Thousands of Comic-Con fans were disappointed Monday when the online registration system failed for a second time this month.
When some fans tried to access the site to purchase pass to the 2011 convention, they were met with an error message. Complaints filled Twitter and Comic-Con's Facebook page.
"Really, this is ridiculous. You would think they learned from the first fiasco," posted Elisa Miranda. "I spent 2 and 1/2 hours waiting the last time. Not going to do this again!"
On Nov. 1, on the original sale date, Comic-Con had to shut down badge sales when the site crashed. Comic-Con announced sales would resume on Monday, Nov. 22, 2010 at 6:00 a.m. PT.
A few minutes in, however, it appeared the glitches were not gone. About an hour later, Comic-Con posted an update on Facebook telling fans they are working on the issues.
"It is our understanding EPIC is working to resolve the current problems. We know it's a lot to ask, but we hope you can bear with us while they try to get things on track," posted Comic-Con PR.
Looking at the comments posted in a Facebook discussion, a lot of fans were not so patient. Several questioned the setup.
Felix Serrano Jr posted, "Think if all of us spent an extra 5 bucks this would ever happen again if that amount was allocated to a new server?"
While Cenona Taveras posted her belief that an all-online-or-nothing system is destined to fail. "At least if they had phone, live and internet options, it wouldn't be crashing," Taveras posted.
Before 9 a.m., Comic-Con staffers posted an update:
REGISTRATION IS CLOSED! Once more, unfortunately, there have been issues with Comic-Con registration. So we have again decided to close it down. We are well aware that many people have taken time from work, school or other activities and others woke up very early. There really is no way to convey our level of regret for this turn of events. We are currently researching our registration options.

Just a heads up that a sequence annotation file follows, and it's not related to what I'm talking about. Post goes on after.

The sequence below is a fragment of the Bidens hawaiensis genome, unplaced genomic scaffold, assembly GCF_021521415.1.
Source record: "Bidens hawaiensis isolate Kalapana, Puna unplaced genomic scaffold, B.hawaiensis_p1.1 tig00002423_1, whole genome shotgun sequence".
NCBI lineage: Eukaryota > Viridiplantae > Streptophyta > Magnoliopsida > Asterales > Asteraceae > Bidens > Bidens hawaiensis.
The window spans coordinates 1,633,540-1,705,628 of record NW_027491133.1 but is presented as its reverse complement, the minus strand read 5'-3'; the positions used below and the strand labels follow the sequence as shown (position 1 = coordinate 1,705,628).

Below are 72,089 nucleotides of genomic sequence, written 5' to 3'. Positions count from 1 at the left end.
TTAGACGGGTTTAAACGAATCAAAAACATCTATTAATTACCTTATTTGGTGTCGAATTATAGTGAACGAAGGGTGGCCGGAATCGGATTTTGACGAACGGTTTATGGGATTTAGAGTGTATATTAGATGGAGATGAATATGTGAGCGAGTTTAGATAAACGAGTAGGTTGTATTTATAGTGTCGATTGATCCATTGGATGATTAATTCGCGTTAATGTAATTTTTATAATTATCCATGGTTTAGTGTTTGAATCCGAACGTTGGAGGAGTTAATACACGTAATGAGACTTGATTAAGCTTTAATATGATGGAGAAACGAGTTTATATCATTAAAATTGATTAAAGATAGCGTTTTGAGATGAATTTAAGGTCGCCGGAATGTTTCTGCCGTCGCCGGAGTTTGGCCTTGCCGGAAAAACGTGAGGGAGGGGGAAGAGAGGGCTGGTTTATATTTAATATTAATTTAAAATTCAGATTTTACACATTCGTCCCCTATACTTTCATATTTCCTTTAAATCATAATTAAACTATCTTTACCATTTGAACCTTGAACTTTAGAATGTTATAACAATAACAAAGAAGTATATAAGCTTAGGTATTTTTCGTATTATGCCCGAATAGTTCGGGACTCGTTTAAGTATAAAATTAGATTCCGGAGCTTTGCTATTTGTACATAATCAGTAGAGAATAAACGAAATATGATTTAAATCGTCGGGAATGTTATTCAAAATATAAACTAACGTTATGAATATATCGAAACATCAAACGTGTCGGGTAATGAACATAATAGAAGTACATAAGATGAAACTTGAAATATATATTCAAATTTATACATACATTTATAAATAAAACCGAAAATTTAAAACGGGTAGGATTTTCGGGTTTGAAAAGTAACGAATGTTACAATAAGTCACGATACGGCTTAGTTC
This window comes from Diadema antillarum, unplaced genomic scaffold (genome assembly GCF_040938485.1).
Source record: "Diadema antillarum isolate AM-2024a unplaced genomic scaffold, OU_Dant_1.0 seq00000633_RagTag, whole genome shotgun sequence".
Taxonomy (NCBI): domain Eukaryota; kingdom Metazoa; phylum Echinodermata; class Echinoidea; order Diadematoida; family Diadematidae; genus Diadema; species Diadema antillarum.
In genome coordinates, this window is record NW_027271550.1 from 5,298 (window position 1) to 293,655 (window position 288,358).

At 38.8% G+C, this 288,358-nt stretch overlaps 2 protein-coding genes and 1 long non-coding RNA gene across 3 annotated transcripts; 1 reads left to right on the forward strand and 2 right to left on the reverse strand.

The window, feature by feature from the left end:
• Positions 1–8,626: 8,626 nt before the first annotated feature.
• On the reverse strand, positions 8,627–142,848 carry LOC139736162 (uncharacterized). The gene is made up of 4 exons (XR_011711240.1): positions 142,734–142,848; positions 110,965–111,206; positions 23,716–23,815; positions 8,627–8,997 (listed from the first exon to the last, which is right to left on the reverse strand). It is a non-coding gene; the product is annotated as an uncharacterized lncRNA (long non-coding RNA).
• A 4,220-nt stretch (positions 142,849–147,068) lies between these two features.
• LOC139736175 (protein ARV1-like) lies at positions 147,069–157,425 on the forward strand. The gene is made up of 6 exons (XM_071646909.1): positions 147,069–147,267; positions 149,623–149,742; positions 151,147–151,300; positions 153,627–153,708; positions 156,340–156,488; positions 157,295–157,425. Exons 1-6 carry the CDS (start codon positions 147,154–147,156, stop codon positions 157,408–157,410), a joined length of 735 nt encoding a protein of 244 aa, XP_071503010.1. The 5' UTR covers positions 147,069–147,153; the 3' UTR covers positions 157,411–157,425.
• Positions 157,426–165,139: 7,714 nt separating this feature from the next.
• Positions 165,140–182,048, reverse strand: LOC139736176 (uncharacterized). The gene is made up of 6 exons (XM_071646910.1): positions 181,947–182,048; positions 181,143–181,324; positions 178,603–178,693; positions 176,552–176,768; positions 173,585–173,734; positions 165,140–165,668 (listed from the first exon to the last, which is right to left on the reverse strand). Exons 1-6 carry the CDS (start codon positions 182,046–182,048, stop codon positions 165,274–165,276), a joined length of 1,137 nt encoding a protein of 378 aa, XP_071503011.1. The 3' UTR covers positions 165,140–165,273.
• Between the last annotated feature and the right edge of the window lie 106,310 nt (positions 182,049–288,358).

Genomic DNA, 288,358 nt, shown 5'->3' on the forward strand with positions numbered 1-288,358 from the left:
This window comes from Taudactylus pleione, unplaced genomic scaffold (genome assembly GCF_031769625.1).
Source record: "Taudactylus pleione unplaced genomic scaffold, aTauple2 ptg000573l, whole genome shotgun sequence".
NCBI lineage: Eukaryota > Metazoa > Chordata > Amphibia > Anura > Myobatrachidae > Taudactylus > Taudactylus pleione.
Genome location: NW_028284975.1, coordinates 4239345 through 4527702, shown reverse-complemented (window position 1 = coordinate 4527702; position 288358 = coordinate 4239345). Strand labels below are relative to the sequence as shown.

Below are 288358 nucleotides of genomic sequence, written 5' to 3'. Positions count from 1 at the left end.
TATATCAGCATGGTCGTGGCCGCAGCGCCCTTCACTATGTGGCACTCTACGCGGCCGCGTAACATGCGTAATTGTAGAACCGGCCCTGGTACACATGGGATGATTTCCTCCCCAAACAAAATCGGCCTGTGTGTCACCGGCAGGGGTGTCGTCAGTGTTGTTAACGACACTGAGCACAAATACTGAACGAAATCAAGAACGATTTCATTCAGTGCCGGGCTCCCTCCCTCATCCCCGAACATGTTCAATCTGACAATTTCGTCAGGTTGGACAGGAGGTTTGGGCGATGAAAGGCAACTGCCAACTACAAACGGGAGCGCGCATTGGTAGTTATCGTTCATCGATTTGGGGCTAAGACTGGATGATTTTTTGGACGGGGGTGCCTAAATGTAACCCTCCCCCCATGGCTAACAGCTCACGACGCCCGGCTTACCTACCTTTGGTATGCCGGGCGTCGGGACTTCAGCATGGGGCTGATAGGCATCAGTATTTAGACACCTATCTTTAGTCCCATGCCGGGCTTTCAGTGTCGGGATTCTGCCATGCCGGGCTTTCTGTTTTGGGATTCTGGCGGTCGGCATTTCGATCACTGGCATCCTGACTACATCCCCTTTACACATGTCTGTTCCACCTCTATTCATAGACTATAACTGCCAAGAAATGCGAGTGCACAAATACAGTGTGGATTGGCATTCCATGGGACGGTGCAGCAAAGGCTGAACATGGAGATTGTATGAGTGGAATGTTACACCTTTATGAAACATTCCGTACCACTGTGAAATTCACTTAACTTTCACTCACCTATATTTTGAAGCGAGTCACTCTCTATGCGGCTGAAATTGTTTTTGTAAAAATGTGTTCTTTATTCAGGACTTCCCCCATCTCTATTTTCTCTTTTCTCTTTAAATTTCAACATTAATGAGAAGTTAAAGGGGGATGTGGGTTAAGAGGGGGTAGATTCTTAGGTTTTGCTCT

Badges for the event are only available online and usually sell out pretty quickly.
For a time, Comic-Con's future withSanDiego was doubtful. Its current contract was set to expire in 2012. Anaheim and Los Angeles were courting the convention amid complaints that the local hotel industry was gouging on room rates. Now, after some high-level diplomacy, 'it's all good.'
"The truth of the matter is, the city, the hoteliers and Convention Center and the mayor really came to bat for us," Glanzer said. "And if these next five years can work, then I hope that the years after that will be successful as well."
The organization has now committed to extend its stay through 2015.
Comic-Con was born in 1970 in the basement of the U.S. Grant Hotel in the heart of San Diego but has grown into a behemoth taking over the convention center and many meeting rooms of nearby hotels. Its costumed attendees flood the city by the thousands, and, for a few colorful days a year, transform the city into a metropolis out of the pages of fantasy and science fiction.